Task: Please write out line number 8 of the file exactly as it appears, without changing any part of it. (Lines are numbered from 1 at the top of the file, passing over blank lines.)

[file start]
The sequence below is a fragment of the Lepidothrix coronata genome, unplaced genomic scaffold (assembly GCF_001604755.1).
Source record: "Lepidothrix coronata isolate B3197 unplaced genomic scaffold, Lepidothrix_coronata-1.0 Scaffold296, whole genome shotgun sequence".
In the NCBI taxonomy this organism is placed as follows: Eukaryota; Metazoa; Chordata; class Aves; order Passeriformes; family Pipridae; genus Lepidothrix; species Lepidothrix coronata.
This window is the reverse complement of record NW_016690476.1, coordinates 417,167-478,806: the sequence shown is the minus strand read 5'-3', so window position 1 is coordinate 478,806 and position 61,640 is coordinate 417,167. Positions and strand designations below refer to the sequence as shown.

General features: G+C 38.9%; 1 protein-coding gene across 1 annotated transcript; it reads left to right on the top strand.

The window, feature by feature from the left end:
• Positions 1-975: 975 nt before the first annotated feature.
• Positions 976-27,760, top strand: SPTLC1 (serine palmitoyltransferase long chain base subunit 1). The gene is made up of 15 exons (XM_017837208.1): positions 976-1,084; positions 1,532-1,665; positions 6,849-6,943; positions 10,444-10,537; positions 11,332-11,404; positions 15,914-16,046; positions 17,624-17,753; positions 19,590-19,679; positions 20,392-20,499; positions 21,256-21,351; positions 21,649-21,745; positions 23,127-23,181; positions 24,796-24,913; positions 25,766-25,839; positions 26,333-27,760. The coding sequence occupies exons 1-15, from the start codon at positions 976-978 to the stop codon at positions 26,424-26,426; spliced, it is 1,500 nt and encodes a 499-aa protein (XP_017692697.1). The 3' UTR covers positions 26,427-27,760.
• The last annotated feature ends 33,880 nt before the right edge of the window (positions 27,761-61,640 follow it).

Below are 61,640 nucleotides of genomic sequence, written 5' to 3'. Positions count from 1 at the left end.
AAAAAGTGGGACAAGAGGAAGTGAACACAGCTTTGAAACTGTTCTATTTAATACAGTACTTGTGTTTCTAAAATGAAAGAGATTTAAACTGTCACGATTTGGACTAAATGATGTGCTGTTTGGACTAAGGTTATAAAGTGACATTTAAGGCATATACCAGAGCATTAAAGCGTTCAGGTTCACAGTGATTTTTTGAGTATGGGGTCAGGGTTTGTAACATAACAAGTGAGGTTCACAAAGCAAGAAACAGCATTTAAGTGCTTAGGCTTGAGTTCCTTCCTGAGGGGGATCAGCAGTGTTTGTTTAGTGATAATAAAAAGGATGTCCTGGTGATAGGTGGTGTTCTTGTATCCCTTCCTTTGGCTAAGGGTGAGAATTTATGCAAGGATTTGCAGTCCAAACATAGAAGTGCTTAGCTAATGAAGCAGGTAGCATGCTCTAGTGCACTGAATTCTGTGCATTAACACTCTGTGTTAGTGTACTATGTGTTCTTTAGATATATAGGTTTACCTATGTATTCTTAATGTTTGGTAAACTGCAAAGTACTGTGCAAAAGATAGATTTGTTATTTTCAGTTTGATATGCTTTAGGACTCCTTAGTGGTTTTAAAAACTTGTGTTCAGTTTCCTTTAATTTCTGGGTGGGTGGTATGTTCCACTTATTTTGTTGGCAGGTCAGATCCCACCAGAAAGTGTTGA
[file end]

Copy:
• Positions 976-27,760, top strand: SPTLC1 (serine palmitoyltransferase long chain base subunit 1). The gene is made up of 15 exons (XM_017837208.1): positions 976-1,084; positions 1,532-1,665; positions 6,849-6,943; positions 10,444-10,537; positions 11,332-11,404; positions 15,914-16,046; positions 17,624-17,753; positions 19,590-19,679; positions 20,392-20,499; positions 21,256-21,351; positions 21,649-21,745; positions 23,127-23,181; positions 24,796-24,913; positions 25,766-25,839; positions 26,333-27,760. The coding sequence occupies exons 1-15, from the start codon at positions 976-978 to the stop codon at positions 26,424-26,426; spliced, it is 1,500 nt and encodes a 499-aa protein (XP_017692697.1). The 3' UTR covers positions 26,427-27,760.